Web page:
Berman’s push back forced Barr to ask Trump to fire Berman, which Barr announced he had done the following day, even though Trump stated that he was “not involved” and that it was up to Barr. Amidst all these unexplained contradictions, Berman was able to extract an agreement to name his deputy Audrey Strauss as acting USA, thus at least temporarily keeping the leadership of SDNY in house. The whole affair, as many professional legal eminences–including the New York State Bar Association–observed, was “extremely unusual”.

As one analysis pointed out, what was happening to SDNY followed a template already used to fire the USA for the District of Columbia and take control of the office and all the cases that the office had been pursuing against Trump’s associates. “Once they seized control, Barr’s team intervened to short-circuit that process. They interceded in the sentencing of Roger Stone, and more recently, they have made an effort to dismiss the case against Michael Flynn. In both circumstances, career prosecutors were so outraged that they withdrew from the case, and some resigned from the Department of Justice altogether. This is how an authoritarian works to subvert justice.”

Berman’s exit maneuvers seem to have temporarily preserved the integrity of the SDNY cases, Meanwhile, nothing further has been heard of the announced internal DOJ review of the outrageous deal Epstein received in the Florida case.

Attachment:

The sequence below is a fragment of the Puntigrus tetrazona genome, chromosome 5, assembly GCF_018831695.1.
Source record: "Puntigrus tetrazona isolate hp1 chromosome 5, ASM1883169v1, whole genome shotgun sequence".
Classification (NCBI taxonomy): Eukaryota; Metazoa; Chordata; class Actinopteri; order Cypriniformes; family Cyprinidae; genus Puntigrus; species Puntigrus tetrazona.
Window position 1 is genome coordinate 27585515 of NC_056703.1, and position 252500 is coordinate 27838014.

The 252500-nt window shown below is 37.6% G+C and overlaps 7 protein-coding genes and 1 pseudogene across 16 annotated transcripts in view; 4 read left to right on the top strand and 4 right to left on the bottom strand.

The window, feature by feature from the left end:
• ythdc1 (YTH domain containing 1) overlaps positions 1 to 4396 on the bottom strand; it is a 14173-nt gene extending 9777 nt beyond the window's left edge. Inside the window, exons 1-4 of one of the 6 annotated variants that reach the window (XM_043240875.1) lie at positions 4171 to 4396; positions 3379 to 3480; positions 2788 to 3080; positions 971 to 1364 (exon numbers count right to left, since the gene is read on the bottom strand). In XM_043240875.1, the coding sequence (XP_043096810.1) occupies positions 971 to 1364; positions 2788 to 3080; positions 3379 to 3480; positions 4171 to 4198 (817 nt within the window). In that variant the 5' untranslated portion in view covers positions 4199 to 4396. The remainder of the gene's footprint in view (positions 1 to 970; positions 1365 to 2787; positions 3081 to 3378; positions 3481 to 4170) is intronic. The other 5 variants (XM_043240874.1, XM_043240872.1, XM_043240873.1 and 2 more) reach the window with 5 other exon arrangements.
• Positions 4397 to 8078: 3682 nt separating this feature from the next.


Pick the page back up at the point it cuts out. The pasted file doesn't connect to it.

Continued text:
What Happened in Florida Under Trump’s Future Secretary of Labor

In October 2007, Jeffrey Epstein was facing a 53-page federal indictment for crimes that could have put him in prison for life. However, the US Attorney for the Southern District of Florida, Alexander Acosta, agreed to a stunningly lenient deal that would, in the words of Miami Herald investigative reporter Julie K. Brown,  “conceal the full extent of Epstein’s crimes and the number of people involved.” [What follows here is drawn from her prize-winning report, “Perversion of Justice”, published in November 2018.] Epstein would spend only 13 months in jail (he was released to “house arrest” five months before completing his 18 month sentence), and the non-prosecution agreement would shut down an ongoing FBI investigation into whether there were other victims and other powerful people who had taken part in Epstein’s sex crimes.

The pact required Epstein to plead guilty to two prostitution charges in state court. Epstein and four of his accomplices named in the agreement received immunity from all federal criminal charges. But even more unusual, the deal included wording that granted immunity to “any potential co-conspirators’’ who were also involved in Epstein’s crimes. These accomplices or participants were not identified in the agreement, leaving it open to interpretation whether it possibly referred to other influential people who were having sex with underage girls at Epstein’s various homes or on his plane.

As part of the arrangement, Acosta agreed, despite a federal law to the contrary, that the deal would be kept from the victims. As a result, the non-prosecution agreement was sealed until after it was approved by the judge, thereby averting any chance that the girls — or anyone else — might show up in court and try to derail it.